Before the vote, House Minority Leader Nancy Pelosi of California said, “With only hours’ notice and no C.B.O. score, Republicans are maliciously, again, attempting to destroy health care and coverage for the American people. This is really almost, I would say, a welcome debate. I would hope that they realize that this is really bad for the country.  But I do say that it is good in one respect: It’s going to provide a great civics lesson for America.”

Ms. Pelosi warned House Republicans facing mid-term elections will “have every provision of this bill tattooed on your forehead. You will glow in the dark on this one.” On the House floor she condemned the legislation as “a tax bill disguised as a health bill.”

“This is a bill that is the one of the biggest transfers of wealth in the history of the country, from the middle class to the richest people and corporations in America.”

An Urban-Brookings Tax Policy Center analysis indeed finds that the A.H.C.A.’s changes to federal taxes and health care benefits “would be very regressive.”

“Taking both tax reductions and benefit reductions into account, the average high-income family would be significantly better off and the average low-income family would be significantly worse off under the A.H.C.A.” According to the analysis, an average family with less than $10,000 income in 2022 would be $1,420 worse off, a net reduction of more than 30 percent of the family’s income. But “the average family with more than $200,000 of income in 2022 would be $5,640 better off, a net increase of 1.1 percent of the family’s income.”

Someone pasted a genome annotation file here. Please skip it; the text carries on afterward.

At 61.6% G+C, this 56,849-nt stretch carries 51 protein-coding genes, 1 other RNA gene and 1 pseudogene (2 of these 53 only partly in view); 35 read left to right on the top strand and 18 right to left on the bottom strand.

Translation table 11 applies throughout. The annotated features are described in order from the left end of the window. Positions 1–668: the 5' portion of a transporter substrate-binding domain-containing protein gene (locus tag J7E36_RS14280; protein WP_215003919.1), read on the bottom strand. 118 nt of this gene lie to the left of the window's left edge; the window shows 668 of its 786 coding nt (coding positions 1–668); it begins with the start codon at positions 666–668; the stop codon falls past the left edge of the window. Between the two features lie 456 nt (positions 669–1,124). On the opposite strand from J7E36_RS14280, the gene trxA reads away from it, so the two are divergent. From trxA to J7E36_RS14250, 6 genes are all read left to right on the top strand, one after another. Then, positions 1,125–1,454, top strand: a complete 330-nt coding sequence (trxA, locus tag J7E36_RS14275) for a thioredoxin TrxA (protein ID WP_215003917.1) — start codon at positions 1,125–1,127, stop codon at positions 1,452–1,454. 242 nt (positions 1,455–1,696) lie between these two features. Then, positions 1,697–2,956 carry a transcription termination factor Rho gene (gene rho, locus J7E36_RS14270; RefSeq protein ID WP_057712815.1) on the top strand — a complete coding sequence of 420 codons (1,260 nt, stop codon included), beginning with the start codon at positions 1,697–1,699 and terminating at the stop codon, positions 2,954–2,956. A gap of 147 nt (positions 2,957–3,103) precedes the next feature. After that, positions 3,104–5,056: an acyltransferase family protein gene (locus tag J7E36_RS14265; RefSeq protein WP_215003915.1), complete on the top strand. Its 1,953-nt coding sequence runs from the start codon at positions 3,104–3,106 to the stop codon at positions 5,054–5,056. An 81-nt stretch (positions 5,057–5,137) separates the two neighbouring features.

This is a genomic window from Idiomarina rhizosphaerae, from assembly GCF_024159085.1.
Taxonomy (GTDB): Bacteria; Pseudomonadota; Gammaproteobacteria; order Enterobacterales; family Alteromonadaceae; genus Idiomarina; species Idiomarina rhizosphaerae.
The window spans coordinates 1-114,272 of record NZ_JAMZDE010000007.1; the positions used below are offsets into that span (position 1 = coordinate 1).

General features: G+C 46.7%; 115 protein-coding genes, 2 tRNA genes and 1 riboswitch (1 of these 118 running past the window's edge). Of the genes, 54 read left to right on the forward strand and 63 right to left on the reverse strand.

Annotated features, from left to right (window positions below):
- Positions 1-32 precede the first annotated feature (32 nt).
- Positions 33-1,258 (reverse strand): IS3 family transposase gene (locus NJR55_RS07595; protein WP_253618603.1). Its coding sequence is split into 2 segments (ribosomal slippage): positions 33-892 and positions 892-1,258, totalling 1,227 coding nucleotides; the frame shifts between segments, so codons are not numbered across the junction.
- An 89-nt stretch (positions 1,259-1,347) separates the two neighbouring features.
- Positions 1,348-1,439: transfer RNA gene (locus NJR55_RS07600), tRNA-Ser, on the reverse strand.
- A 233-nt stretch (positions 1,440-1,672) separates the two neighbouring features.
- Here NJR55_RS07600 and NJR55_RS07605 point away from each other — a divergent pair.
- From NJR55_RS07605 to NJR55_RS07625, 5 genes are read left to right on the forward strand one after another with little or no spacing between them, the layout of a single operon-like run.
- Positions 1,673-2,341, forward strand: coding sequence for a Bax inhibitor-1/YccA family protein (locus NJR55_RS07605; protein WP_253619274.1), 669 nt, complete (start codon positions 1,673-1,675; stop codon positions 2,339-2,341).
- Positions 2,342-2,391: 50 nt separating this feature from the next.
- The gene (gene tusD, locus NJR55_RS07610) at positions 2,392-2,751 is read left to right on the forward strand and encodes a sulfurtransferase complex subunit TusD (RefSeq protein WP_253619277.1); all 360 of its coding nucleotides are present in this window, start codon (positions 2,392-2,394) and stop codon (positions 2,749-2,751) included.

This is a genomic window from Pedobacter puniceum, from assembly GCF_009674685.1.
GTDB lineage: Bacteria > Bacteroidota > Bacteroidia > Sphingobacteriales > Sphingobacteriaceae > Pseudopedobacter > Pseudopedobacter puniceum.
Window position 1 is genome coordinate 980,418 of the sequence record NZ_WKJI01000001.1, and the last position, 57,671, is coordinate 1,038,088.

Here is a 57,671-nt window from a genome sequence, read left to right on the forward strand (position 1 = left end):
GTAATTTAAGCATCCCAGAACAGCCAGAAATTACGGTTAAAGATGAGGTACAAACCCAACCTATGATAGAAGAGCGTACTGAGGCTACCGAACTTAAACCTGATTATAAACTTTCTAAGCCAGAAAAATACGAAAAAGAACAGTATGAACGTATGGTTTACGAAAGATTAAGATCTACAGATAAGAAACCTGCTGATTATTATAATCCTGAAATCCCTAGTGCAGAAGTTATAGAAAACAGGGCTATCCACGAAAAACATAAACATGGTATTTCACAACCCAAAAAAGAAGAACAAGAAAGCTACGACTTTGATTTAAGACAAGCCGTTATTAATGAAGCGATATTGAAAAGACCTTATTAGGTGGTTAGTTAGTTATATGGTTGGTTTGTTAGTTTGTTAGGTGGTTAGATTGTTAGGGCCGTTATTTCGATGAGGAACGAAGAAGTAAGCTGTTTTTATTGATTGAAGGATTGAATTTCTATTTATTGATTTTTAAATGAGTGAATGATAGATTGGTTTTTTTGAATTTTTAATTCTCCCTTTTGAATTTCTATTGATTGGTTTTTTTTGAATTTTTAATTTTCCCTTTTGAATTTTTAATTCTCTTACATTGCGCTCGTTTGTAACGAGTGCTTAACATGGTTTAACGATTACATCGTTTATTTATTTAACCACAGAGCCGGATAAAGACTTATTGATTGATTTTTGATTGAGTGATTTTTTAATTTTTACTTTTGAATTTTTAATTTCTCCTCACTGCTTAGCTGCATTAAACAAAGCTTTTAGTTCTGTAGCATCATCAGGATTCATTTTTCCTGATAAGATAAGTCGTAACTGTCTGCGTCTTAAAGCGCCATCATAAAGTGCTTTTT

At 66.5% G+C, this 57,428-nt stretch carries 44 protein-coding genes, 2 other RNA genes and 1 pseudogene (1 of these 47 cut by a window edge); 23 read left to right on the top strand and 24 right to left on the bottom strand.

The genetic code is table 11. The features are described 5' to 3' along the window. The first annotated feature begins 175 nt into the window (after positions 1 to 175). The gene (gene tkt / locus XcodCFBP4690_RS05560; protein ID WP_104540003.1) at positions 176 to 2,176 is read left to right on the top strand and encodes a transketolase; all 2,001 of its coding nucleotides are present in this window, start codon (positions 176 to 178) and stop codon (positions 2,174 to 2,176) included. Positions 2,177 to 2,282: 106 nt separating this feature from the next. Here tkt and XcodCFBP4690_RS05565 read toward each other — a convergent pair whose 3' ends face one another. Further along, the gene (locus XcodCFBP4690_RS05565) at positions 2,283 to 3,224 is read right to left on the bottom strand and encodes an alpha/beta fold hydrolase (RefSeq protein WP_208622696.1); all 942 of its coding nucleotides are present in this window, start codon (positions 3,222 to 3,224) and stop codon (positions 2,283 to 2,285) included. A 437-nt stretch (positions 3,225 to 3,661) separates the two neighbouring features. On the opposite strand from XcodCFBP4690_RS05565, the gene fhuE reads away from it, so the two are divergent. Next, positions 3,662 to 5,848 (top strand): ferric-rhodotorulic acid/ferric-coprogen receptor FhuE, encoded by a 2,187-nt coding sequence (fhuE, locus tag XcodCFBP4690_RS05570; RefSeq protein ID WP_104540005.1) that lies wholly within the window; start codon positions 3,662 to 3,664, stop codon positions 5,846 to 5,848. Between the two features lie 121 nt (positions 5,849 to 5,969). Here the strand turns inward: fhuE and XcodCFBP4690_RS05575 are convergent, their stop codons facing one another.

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JR Cosgrove
7 years ago

Until any author on America delineates the problems with the ACA, can they be taken seriously when they present opinions that are critical of the ACHA. That is what is generally missing from articles on America, a discussion of the pro and cons versus the alternatives.

It is nearly all one sided but we know that is never the case.

Healthcare is getting more and more sophisticated and what is available to the poorest of our population today exceeds what was available to the richest 30 years ago. There is no way everyone will get the same level of healthcare. That is not possible despite the emotional appeal for equality. The question is what is the minimal healthcare that can be expected of everyone in the United States and that level will be above what most get in the rest of the world.

Gay Timothy O'Dreary
7 years ago